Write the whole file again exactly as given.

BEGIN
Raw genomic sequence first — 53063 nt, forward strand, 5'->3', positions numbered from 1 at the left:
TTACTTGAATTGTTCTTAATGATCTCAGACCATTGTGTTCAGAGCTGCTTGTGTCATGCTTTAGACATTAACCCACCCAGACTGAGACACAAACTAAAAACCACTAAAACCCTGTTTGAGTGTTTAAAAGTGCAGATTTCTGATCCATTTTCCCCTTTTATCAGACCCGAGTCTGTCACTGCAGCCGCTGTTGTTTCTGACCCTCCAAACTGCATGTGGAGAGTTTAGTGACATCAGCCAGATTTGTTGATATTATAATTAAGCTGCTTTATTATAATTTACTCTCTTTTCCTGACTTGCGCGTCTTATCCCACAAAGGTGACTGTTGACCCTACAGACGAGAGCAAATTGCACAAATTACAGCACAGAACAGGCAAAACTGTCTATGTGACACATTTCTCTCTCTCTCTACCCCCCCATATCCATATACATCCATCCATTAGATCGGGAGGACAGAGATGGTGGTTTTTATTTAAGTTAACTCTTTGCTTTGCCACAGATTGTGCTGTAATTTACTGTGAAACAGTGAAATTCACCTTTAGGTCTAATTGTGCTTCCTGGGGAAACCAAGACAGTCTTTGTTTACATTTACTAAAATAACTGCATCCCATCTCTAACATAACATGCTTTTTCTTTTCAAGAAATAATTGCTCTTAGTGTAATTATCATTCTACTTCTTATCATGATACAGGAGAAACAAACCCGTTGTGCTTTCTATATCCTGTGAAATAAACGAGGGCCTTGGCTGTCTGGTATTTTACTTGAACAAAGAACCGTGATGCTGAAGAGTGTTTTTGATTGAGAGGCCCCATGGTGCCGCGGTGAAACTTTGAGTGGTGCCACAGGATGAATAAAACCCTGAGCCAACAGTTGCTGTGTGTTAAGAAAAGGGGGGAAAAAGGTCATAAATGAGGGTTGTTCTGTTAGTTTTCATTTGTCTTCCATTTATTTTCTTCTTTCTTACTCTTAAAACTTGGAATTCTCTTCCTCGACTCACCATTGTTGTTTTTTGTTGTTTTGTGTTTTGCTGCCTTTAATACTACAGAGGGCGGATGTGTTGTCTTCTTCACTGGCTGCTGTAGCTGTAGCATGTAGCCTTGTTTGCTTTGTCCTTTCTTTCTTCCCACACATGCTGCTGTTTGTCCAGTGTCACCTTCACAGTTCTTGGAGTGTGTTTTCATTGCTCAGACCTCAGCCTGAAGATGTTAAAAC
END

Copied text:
Raw genomic sequence first — 53063 nt, forward strand, 5'->3', positions numbered from 1 at the left:
TTACTTGAATTGTTCTTAATGATCTCAGACCATTGTGTTCAGAGCTGCTTGTGTCATGCTTTAGACATTAACCCACCCAGACTGAGACACAAACTAAAAACCACTAAAACCCTGTTTGAGTGTTTAAAAGTGCAGATTTCTGATCCATTTTCCCCTTTTATCAGACCCGAGTCTGTCACTGCAGCCGCTGTTGTTTCTGACCCTCCAAACTGCATGTGGAGAGTTTAGTGACATCAGCCAGATTTGTTGATATTATAATTAAGCTGCTTTATTATAATTTACTCTCTTTTCCTGACTTGCGCGTCTTATCCCACAAAGGTGACTGTTGACCCTACAGACGAGAGCAAATTGCACAAATTACAGCACAGAACAGGCAAAACTGTCTATGTGACACATTTCTCTCTCTCTCTACCCCCCCATATCCATATACATCCATCCATTAGATCGGGAGGACAGAGATGGTGGTTTTTATTTAAGTTAACTCTTTGCTTTGCCACAGATTGTGCTGTAATTTACTGTGAAACAGTGAAATTCACCTTTAGGTCTAATTGTGCTTCCTGGGGAAACCAAGACAGTCTTTGTTTACATTTACTAAAATAACTGCATCCCATCTCTAACATAACATGCTTTTTCTTTTCAAGAAATAATTGCTCTTAGTGTAATTATCATTCTACTTCTTATCATGATACAGGAGAAACAAACCCGTTGTGCTTTCTATATCCTGTGAAATAAACGAGGGCCTTGGCTGTCTGGTATTTTACTTGAACAAAGAACCGTGATGCTGAAGAGTGTTTTTGATTGAGAGGCCCCATGGTGCCGCGGTGAAACTTTGAGTGGTGCCACAGGATGAATAAAACCCTGAGCCAACAGTTGCTGTGTGTTAAGAAAAGGGGGGAAAAAGGTCATAAATGAGGGTTGTTCTGTTAGTTTTCATTTGTCTTCCATTTATTTTCTTCTTTCTTACTCTTAAAACTTGGAATTCTCTTCCTCGACTCACCATTGTTGTTTTTTGTTGTTTTGTGTTTTGCTGCCTTTAATACTACAGAGGGCGGATGTGTTGTCTTCTTCACTGGCTGCTGTAGCTGTAGCATGTAGCCTTGTTTGCTTTGTCCTTTCTTTCTTCCCACACATGCTGCTGTTTGTCCAGTGTCACCTTCACAGTTCTTGGAGTGTGTTTTCATTGCTCAGACCTCAGCCTGAAGATGTTAAAAC